Don’t know what you’ve got ’til its gone…

What is the role and value of contemporary public art? What is its social responsibility? Totemic objects of collective imagination, aspiration or totalitarian domination? Resistant occupations to the commercialisation and privatisation of public space? Objects to be looked at, spaces to be experienced…

The widely reported theft of a sculpture by Barbara Hepworth from a park in South London has prompted a short but informative discussion that canvases these issues and more, aired on BBC’s Radio 4, between sculptor Antony Gormley and Richard Sennett, Professor of Urban Studies at the London School of Economics. [ Source: ixia ]

Hepworth’s 1969/70 sculpture Two Forms (Divided Circle) in Dulwich Park was a bronze cast from an edition of 6.  It was stolen in late December presumably for its worth as scrap metal, among an epidemic of metal theft that is taking place across the UK.

BBC News: Barbara Hepworth sculpture stolen from Dulwich Park
Guardian: Barbara Hepworth sculpture stolen from London Park
Huffington Post: Public Artwork by Barbara Hepworth Stolen from London Park
Independent: Very grand theft

About the banner image

North Terrace, Adelaide, c1915

North Terrace, Adelaide, c1920

This image of North Terrace, Adelaide (South Australia) is from the collection of “visual instruction lantern slides” at Oregon State University, and is accessible from flickr.

The statue of Robert Burns (just visible at the bottom left of image), is in its original position (where the War Memorial now stands) on the corner of Kintore Ave, looking east towards the Institute Building. It is now positioned in front of the State Library, further east along North Terrace.  Landscape historian David Jones observes that the statue was funded by:

donations by the South Australian Caledonian Society and John Darling MLC. Unveiled on 5 May 1894, with a dedication plaque to the Society and Darling, it was the first statue carved in Adelaide, and [grew] out of inter-state rivalry following information that Ballarat had erected a statue to honour Burns. The statue was carved by local sculptor William Maxwell, probably of Angaston marble […] With plans to develop a National War Memorial, Burns was moved in 1930 to a location beside the entry pathway to the Art Gallery, but following disagreements within the Art Gallery governors, the statue was relocated in 1940 to its present site. (2007, Adelaide Park Lands & Squares Cultural Landscape Assessment Study. Corporation of the City of Adelaide. p 547)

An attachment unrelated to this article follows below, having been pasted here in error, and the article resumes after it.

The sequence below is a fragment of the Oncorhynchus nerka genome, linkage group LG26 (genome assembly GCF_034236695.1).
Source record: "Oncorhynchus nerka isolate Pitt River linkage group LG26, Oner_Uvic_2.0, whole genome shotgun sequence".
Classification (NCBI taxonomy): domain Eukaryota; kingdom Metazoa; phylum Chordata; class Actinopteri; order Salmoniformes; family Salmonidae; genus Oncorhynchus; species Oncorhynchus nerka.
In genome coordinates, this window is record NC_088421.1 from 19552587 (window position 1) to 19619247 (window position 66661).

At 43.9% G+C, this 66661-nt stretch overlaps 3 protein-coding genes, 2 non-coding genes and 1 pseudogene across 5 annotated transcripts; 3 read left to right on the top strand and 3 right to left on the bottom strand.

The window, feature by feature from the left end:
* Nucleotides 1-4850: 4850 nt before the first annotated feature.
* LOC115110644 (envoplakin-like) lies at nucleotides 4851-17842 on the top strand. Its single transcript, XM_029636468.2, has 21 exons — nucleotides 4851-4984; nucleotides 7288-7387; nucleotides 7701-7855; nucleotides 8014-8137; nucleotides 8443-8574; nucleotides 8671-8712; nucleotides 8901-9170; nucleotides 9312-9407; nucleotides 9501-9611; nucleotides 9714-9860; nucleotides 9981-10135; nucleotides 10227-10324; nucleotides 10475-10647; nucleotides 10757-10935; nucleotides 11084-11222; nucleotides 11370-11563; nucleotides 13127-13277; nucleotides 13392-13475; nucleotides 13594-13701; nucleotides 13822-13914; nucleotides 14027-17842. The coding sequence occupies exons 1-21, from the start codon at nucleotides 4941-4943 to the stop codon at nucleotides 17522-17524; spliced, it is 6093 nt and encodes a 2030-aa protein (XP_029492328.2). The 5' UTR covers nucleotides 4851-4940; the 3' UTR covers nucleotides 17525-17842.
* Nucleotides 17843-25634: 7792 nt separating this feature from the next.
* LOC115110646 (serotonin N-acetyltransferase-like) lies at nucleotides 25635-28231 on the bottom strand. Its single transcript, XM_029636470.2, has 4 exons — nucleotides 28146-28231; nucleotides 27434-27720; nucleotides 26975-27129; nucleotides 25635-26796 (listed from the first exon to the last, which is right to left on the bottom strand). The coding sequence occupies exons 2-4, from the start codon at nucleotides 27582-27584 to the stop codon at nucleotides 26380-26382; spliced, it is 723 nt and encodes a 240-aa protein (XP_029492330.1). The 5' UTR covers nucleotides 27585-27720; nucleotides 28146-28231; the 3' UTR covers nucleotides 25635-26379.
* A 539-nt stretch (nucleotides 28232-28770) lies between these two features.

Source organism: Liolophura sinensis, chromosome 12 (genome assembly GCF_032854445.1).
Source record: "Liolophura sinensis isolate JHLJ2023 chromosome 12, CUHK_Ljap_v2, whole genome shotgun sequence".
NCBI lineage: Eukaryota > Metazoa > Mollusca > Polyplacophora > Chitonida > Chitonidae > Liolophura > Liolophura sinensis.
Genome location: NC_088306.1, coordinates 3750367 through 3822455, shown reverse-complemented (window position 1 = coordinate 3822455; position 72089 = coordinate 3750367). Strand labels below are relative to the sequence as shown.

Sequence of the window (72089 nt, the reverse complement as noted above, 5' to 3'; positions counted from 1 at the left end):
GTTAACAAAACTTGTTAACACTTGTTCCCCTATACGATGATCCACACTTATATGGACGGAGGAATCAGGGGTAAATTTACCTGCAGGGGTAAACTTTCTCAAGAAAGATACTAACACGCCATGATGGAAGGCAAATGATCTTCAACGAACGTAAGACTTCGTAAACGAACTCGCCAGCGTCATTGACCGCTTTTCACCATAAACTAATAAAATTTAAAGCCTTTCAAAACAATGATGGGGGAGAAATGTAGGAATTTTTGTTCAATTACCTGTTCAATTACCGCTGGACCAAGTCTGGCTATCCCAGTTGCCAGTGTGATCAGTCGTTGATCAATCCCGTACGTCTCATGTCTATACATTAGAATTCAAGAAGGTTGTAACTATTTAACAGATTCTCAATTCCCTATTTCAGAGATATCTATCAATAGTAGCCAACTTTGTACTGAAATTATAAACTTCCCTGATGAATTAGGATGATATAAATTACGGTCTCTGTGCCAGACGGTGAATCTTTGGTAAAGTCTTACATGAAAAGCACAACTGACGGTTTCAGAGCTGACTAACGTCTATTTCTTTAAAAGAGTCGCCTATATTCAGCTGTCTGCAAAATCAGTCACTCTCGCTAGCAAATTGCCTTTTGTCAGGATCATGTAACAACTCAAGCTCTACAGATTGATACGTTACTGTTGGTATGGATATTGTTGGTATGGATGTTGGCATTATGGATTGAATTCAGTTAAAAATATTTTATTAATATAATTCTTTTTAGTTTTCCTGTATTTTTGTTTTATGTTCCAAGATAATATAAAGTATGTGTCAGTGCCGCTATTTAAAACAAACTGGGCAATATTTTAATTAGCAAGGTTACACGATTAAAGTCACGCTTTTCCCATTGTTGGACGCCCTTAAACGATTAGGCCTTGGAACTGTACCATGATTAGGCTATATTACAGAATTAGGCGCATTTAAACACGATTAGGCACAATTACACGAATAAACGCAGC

Although the image is dated to 1915 in the OSU collection, the prominent statue in the centre shown surrounded by cars, wasn’t erected until 1920. A memorial to King Edward VII, it was sculpted by Bertram MacKennal, and depicts:

the late King in his coronation regalia with symbolic sculptuary of South Australia, Peace and Justice. Surrounding the statue stand three female figures representing Peace, Justice and South Australia with her arms extended and the fruits of the state gathered at her feet. The total height of the monument exceeded 9.1m with a weight of 103,637kg. Mackennal also carved the 6.4m high pedestal, and carries an inscription ‘Edward VII King and Emperor 1901-1910’. (Jones, 2007, Adelaide Park Lands & Squares Cultural Landscape Assessment Study. p 557)

With redevelopments of the gardens and footpaths along North Terrace, the statue is now somewhat awkwardly placed in the centre of the footpath. A google maps street view of the statue is here.

All in all, the image provides a nice reminder that statues move around in the city, and the city around them also moves…